∞ Valeria Del Castillo
A moment of crisis in my life was when I moved to the U.S. I was ten and I didn’t wanted to leave my friends that I had in Tijuana. I didn’t wanted to learn a whole new language or go to a different school. I was sad and mad with my parents because I felt like they didn’t care what I was feeling. I wanted to do whatever I could so they would send me back. But at one point I realized why this was the best for my brothers and I. This experience helped me learn new things such as a new language, new sports, and new passions.
Moving to a new country was difficult. I felt it was a pretty drastic change because it was so different from what I was used to. Back in Tijuana I was use to play outside everyday after school with all the kids from the neighborhood. When we arrived at our new home we thought there were no kids because they wouldn’t go outside— maybe sometimes but it was totally different. I didn’t want to attend a new school. When I did, I wouldn’t pay attention. I didn’t even try. I wanted to get kicked out. I didn’t want to make any friends. I remember being alone at lunch and recess. I would go to the restroom and stay there or just sit down under a tree near by, all by myself. I changed my attitude completely from prior to coming to the U.S.

I used to be really friendly and talkative, and all that changed. My parents would get mad but were worried at the same time. The principal would call them in. They would talk to me and ask what was happening. I would tell them that they already knew I didn’t want to be here. They always were trying to tell me how moving was a good change for my brothers and me. I would always respond with “If it was the best for me and my brothers, then how come when we were born we moved to Tijuana just a couple months after?” They never really gave me a solid answer for that, they just wanted me to understand something that I couldn’t see. I stopped going to dance class even though I loved the class. I told my parents that if we were moving then I wouldn’t participate in anything, including dance.
When I started middle school I learned to deal with the change and began making the best of my situation. I started to learn a new language without even noticing and I enjoyed the duality. I developed a love for learning languages. I started to talk to people and make new friends. I was being myself again. At that moment I asked my mom if we could look for dance classes in the area and we did. Once high school started I started trying different things. I participated in sports year round: Track and Field and Cross-Country. I discovered theatre—and during my sophomore year I joined the Drama club and I fell in love with it. I started taking French my last two years of high school and it’s one of those things that I kept at, because I really want to learn as many languages as I could. I had the opportunity to stay one month at UCSD to live the college experience the summer before senior year. This experience also gave me the opportunity to travel. Last summer I had the experience of studying French in France, and I got the chance to visit other places. I don’t really know if I would have had that opportunity back home. I also met my best friend and a lot of new people. All this made me really happy and helped me realize I was in the right place.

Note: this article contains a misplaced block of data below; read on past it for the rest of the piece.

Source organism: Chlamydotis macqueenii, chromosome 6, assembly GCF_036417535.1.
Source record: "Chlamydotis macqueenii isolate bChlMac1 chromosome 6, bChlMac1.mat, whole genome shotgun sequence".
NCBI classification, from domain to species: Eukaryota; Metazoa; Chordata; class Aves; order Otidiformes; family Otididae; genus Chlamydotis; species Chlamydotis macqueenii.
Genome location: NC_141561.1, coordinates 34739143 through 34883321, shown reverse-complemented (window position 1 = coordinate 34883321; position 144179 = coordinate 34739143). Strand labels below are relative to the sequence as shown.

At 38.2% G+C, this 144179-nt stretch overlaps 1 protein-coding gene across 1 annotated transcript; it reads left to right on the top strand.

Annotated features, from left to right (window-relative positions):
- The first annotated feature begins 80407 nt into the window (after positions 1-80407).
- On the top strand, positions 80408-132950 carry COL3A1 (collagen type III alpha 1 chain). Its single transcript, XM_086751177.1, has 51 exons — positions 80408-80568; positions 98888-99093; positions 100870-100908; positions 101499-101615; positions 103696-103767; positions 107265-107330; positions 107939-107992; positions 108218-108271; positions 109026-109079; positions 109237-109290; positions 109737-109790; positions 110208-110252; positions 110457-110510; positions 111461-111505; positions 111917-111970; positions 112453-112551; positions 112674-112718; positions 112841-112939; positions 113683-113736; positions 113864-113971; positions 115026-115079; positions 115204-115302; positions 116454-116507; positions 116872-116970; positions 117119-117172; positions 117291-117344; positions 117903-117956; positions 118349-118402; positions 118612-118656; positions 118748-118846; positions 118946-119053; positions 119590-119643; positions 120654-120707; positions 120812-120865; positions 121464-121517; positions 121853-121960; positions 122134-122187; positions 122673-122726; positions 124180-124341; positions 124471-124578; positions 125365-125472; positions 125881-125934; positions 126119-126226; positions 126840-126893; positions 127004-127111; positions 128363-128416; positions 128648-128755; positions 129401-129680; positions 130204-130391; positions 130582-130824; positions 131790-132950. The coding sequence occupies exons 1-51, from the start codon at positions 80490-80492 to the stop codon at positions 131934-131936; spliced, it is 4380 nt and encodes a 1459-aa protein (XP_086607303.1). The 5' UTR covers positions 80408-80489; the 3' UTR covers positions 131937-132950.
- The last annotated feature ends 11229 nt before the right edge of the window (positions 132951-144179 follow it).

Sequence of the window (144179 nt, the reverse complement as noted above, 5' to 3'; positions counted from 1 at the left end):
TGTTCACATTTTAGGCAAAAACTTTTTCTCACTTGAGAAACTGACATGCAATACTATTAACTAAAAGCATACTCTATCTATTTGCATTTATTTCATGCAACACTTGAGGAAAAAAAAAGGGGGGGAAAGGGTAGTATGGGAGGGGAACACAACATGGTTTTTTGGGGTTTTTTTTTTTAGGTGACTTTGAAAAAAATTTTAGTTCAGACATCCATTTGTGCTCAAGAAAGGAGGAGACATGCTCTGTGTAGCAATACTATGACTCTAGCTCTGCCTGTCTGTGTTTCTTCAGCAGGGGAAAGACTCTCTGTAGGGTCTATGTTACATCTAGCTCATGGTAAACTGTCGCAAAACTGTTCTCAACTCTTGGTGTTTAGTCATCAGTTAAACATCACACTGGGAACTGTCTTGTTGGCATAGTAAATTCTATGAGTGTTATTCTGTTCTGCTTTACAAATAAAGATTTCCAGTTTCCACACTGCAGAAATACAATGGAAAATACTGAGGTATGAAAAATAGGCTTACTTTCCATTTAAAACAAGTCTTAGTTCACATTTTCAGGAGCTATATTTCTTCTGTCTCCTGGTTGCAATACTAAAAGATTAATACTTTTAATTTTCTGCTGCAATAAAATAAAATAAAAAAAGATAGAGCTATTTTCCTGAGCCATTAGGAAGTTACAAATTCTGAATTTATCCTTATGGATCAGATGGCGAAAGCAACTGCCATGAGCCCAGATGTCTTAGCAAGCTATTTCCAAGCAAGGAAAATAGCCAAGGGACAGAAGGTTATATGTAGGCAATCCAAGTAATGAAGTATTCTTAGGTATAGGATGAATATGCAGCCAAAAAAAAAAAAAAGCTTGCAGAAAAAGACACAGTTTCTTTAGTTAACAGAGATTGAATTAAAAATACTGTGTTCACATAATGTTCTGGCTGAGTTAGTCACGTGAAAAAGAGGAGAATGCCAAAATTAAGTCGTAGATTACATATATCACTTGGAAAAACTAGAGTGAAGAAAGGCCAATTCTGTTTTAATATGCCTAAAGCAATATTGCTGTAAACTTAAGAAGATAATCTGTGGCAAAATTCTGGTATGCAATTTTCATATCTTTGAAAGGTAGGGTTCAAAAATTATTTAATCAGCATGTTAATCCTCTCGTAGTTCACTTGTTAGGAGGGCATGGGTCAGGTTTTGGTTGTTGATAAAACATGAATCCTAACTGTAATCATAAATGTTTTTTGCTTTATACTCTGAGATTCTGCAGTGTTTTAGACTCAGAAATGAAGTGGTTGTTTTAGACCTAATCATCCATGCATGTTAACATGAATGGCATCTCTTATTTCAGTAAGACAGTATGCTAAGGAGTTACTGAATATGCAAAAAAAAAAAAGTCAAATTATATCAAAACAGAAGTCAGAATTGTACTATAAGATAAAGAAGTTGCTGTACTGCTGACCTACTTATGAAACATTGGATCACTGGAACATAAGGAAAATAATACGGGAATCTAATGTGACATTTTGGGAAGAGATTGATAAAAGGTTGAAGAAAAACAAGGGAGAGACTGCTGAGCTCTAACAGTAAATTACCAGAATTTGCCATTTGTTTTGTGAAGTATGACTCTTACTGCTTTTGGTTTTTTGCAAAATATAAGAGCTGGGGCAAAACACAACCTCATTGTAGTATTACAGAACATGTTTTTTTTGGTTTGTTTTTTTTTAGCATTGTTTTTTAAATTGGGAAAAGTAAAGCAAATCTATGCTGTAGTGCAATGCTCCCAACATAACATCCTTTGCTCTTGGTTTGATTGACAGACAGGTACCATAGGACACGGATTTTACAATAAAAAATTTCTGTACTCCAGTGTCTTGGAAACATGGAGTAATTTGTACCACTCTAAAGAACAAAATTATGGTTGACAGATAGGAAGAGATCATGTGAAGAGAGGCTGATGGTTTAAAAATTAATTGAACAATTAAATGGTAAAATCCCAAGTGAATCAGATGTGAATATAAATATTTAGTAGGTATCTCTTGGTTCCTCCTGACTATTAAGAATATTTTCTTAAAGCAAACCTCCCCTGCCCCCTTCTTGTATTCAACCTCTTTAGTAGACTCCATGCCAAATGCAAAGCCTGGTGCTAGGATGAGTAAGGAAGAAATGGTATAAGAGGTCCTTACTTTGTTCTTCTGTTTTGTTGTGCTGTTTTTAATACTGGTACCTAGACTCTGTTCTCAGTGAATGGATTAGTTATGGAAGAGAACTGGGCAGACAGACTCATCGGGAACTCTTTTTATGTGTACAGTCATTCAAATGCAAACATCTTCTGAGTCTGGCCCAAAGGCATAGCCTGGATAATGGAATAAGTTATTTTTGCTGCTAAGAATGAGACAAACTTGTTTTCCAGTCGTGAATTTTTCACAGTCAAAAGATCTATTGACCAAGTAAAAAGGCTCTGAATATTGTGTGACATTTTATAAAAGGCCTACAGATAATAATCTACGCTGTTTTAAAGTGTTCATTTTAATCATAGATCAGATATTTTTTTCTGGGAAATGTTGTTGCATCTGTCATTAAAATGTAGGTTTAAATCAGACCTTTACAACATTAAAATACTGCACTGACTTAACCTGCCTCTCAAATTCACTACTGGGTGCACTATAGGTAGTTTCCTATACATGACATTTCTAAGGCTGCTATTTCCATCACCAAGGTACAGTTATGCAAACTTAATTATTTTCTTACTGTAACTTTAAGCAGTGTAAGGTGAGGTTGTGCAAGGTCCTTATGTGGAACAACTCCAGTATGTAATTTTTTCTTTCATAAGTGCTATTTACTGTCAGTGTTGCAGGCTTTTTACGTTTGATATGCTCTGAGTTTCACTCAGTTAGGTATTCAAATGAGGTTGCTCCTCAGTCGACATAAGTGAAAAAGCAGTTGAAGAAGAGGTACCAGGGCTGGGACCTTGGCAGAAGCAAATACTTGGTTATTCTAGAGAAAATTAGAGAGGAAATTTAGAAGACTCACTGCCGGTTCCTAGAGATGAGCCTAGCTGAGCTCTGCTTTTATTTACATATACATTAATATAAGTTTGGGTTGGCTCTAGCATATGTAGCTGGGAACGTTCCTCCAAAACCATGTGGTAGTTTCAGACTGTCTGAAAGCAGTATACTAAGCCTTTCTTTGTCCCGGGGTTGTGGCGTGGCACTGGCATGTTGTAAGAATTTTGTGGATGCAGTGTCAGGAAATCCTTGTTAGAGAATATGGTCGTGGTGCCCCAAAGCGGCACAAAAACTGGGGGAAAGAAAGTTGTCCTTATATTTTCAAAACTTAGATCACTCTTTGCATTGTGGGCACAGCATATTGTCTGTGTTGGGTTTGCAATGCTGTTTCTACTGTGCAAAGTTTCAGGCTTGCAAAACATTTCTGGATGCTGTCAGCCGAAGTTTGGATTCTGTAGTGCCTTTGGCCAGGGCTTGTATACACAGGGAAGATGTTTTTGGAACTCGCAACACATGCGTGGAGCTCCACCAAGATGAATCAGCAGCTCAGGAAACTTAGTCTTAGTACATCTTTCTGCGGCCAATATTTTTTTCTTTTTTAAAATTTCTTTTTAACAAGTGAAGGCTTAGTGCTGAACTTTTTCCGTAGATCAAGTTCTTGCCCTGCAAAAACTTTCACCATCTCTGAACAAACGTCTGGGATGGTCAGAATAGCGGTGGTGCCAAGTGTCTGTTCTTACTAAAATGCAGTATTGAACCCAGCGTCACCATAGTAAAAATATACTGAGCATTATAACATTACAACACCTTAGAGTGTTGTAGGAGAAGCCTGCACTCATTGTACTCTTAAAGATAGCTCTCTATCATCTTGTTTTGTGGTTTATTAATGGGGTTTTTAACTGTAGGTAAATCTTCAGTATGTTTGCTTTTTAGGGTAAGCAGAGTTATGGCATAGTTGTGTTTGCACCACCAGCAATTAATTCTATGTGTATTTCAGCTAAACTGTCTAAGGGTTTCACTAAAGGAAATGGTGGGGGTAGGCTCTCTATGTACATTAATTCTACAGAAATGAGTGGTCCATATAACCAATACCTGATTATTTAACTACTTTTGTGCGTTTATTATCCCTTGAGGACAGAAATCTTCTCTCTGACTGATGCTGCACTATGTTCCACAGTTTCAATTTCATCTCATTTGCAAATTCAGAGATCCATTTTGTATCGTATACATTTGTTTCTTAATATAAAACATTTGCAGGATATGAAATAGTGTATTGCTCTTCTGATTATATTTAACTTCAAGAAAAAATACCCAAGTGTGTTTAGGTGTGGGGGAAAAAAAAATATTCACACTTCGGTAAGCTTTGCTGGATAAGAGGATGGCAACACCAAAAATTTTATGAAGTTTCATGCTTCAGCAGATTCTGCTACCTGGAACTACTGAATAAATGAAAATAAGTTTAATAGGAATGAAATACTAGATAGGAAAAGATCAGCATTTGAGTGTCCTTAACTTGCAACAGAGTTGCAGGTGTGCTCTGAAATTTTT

I remember during this time my dad would go to Tijuana every day to work, and still does. I asked him if he could take me to our home over there. I couldn’t because of school, but they took me during the weekends. For the first year, sometimes we went to Tijuana when we could. Sometimes we stayed in our home, but most of the time we had to come back to the U.S. It got to a point where I felt that I didn’t even need to go back to be comfortable. I was starting a new life—or I was just starting to actually live—and was beginning enjoy my youth.

At the beginning, I didn’t know it but this move opened a lot of doors for me. I was young when I moved and I couldn’t realize how selfish I was being by not embracing the culture and opportunities. I know a lot of people who moved to the U.S. for a while, some loved it and others it just wasn’t for them. I know there are going to be a lot of things that I will miss if I move too far from San Diego. I like to have the experience of both countries. I feel more secure in the U.S. but I identify way more with the culture in Mexico—to me it’s more fun. No matter how hard the change was, my family never changed. I still have such a united family: we go out to eat, the movies, and my brothers’ soccer games. We still incorporate our culture in everything we do such as food, family unity, and holidays.

I don’t know what would have happened if I had never moved. I don’t know what kind of experiences I would have had over there, but I know which ones I’ve had over here. I discovered a whole new passion, I made an amazing friendship, and I tried things that maybe I wouldn’t have tried back home. Things always happen for a reason and now I know what the reason was. The move made me learn new things, it helped me get involve with different cultures, which is never bad. Now I can look at life with a different perspective and with a lot more experience for my age. I discovered how I really like living here and the benefits living here brings me. Like I said before, I wouldn’t like to move too far from the country that saw me grow up, but then again a lot of the growth happened for me in the U.S. I hold both experiences close. I never want to forget where I come from.